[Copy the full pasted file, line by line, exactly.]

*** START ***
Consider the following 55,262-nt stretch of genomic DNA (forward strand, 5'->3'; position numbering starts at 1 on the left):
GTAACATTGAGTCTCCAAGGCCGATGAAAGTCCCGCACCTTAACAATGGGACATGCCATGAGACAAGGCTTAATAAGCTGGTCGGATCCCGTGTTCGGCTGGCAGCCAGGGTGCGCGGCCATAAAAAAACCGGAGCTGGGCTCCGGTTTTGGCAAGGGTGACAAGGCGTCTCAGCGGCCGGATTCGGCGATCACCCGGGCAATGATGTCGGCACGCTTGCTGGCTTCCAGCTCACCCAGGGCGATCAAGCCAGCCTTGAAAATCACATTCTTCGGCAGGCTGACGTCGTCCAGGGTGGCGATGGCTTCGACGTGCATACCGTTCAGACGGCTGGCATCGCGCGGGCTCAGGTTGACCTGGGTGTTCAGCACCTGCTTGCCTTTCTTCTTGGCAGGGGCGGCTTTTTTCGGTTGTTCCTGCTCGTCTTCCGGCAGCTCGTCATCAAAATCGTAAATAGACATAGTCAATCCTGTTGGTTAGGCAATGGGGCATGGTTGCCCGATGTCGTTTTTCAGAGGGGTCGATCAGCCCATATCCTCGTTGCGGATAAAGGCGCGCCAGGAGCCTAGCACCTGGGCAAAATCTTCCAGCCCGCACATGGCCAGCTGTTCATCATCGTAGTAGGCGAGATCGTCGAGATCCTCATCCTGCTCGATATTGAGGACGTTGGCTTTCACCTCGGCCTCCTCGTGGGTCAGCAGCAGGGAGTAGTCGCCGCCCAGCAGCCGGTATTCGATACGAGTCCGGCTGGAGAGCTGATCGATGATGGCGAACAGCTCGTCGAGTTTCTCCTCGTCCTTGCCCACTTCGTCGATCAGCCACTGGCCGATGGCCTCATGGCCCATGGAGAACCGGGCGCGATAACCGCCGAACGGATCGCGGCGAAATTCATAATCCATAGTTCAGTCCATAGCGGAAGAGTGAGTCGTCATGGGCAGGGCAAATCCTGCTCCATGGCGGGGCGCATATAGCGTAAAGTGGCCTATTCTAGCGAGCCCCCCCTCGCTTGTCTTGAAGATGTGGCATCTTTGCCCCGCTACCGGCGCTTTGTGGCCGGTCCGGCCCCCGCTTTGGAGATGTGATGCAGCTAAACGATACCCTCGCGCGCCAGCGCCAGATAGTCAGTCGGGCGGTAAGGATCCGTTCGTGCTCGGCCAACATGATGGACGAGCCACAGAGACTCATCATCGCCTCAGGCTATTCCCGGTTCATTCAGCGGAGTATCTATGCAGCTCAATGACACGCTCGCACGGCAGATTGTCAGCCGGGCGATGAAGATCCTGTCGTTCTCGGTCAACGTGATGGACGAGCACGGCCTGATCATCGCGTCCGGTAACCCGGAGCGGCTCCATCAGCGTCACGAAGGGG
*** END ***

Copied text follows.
Consider the following 55,262-nt stretch of genomic DNA (forward strand, 5'->3'; position numbering starts at 1 on the left):
GTAACATTGAGTCTCCAAGGCCGATGAAAGTCCCGCACCTTAACAATGGGACATGCCATGAGACAAGGCTTAATAAGCTGGTCGGATCCCGTGTTCGGCTGGCAGCCAGGGTGCGCGGCCATAAAAAAACCGGAGCTGGGCTCCGGTTTTGGCAAGGGTGACAAGGCGTCTCAGCGGCCGGATTCGGCGATCACCCGGGCAATGATGTCGGCACGCTTGCTGGCTTCCAGCTCACCCAGGGCGATCAAGCCAGCCTTGAAAATCACATTCTTCGGCAGGCTGACGTCGTCCAGGGTGGCGATGGCTTCGACGTGCATACCGTTCAGACGGCTGGCATCGCGCGGGCTCAGGTTGACCTGGGTGTTCAGCACCTGCTTGCCTTTCTTCTTGGCAGGGGCGGCTTTTTTCGGTTGTTCCTGCTCGTCTTCCGGCAGCTCGTCATCAAAATCGTAAATAGACATAGTCAATCCTGTTGGTTAGGCAATGGGGCATGGTTGCCCGATGTCGTTTTTCAGAGGGGTCGATCAGCCCATATCCTCGTTGCGGATAAAGGCGCGCCAGGAGCCTAGCACCTGGGCAAAATCTTCCAGCCCGCACATGGCCAGCTGTTCATCATCGTAGTAGGCGAGATCGTCGAGATCCTCATCCTGCTCGATATTGAGGACGTTGGCTTTCACCTCGGCCTCCTCGTGGGTCAGCAGCAGGGAGTAGTCGCCGCCCAGCAGCCGGTATTCGATACGAGTCCGGCTGGAGAGCTGATCGATGATGGCGAACAGCTCGTCGAGTTTCTCCTCGTCCTTGCCCACTTCGTCGATCAGCCACTGGCCGATGGCCTCATGGCCCATGGAGAACCGGGCGCGATAACCGCCGAACGGATCGCGGCGAAATTCATAATCCATAGTTCAGTCCATAGCGGAAGAGTGAGTCGTCATGGGCAGGGCAAATCCTGCTCCATGGCGGGGCGCATATAGCGTAAAGTGGCCTATTCTAGCGAGCCCCCCCTCGCTTGTCTTGAAGATGTGGCATCTTTGCCCCGCTACCGGCGCTTTGTGGCCGGTCCGGCCCCCGCTTTGGAGATGTGATGCAGCTAAACGATACCCTCGCGCGCCAGCGCCAGATAGTCAGTCGGGCGGTAAGGATCCGTTCGTGCTCGGCCAACATGATGGACGAGCCACAGAGACTCATCATCGCCTCAGGCTATTCCCGGTTCATTCAGCGGAGTATCTATGCAGCTCAATGACACGCTCGCACGGCAGATTGTCAGCCGGGCGATGAAGATCCTGTCGTTCTCGGTCAACGTGATGGACGAGCACGGCCTGATCATCGCGTCCGGTAACCCGGAGCGGCTCCATCAGCGTCACGAAGGGG